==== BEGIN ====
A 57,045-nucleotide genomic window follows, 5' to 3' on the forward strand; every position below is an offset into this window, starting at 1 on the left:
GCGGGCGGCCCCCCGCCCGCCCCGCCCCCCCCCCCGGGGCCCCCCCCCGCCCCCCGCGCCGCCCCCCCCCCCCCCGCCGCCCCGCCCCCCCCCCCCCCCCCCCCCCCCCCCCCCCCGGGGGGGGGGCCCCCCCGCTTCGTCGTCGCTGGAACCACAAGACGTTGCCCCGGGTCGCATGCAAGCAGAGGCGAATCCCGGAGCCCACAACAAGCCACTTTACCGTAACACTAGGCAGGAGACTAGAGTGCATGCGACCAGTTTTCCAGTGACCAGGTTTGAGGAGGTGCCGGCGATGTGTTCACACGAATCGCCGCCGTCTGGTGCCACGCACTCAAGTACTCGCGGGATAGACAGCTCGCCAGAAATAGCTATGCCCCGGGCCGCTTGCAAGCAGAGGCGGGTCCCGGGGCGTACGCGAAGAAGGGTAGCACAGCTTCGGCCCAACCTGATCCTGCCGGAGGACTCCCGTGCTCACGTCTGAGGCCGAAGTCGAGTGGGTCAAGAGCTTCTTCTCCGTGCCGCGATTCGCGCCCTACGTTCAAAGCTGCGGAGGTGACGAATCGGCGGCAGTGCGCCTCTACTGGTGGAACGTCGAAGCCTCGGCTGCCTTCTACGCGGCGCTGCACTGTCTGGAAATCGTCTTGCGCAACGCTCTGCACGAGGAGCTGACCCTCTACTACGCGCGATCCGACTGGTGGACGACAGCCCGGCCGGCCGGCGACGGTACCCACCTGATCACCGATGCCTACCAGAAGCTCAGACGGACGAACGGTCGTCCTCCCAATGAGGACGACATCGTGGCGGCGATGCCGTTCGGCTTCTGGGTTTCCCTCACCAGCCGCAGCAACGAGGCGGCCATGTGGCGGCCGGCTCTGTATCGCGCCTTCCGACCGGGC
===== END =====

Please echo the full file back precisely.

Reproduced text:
A 57,045-nucleotide genomic window follows, 5' to 3' on the forward strand; every position below is an offset into this window, starting at 1 on the left:
GCGGGCGGCCCCCCGCCCGCCCCGCCCCCCCCCCCGGGGCCCCCCCCCGCCCCCCGCGCCGCCCCCCCCCCCCCCGCCGCCCCGCCCCCCCCCCCCCCCCCCCCCCCCCCCCCCCCGGGGGGGGGGCCCCCCCGCTTCGTCGTCGCTGGAACCACAAGACGTTGCCCCGGGTCGCATGCAAGCAGAGGCGAATCCCGGAGCCCACAACAAGCCACTTTACCGTAACACTAGGCAGGAGACTAGAGTGCATGCGACCAGTTTTCCAGTGACCAGGTTTGAGGAGGTGCCGGCGATGTGTTCACACGAATCGCCGCCGTCTGGTGCCACGCACTCAAGTACTCGCGGGATAGACAGCTCGCCAGAAATAGCTATGCCCCGGGCCGCTTGCAAGCAGAGGCGGGTCCCGGGGCGTACGCGAAGAAGGGTAGCACAGCTTCGGCCCAACCTGATCCTGCCGGAGGACTCCCGTGCTCACGTCTGAGGCCGAAGTCGAGTGGGTCAAGAGCTTCTTCTCCGTGCCGCGATTCGCGCCCTACGTTCAAAGCTGCGGAGGTGACGAATCGGCGGCAGTGCGCCTCTACTGGTGGAACGTCGAAGCCTCGGCTGCCTTCTACGCGGCGCTGCACTGTCTGGAAATCGTCTTGCGCAACGCTCTGCACGAGGAGCTGACCCTCTACTACGCGCGATCCGACTGGTGGACGACAGCCCGGCCGGCCGGCGACGGTACCCACCTGATCACCGATGCCTACCAGAAGCTCAGACGGACGAACGGTCGTCCTCCCAATGAGGACGACATCGTGGCGGCGATGCCGTTCGGCTTCTGGGTTTCCCTCACCAGCCGCAGCAACGAGGCGGCCATGTGGCGGCCGGCTCTGTATCGCGCCTTCCGACCGGGC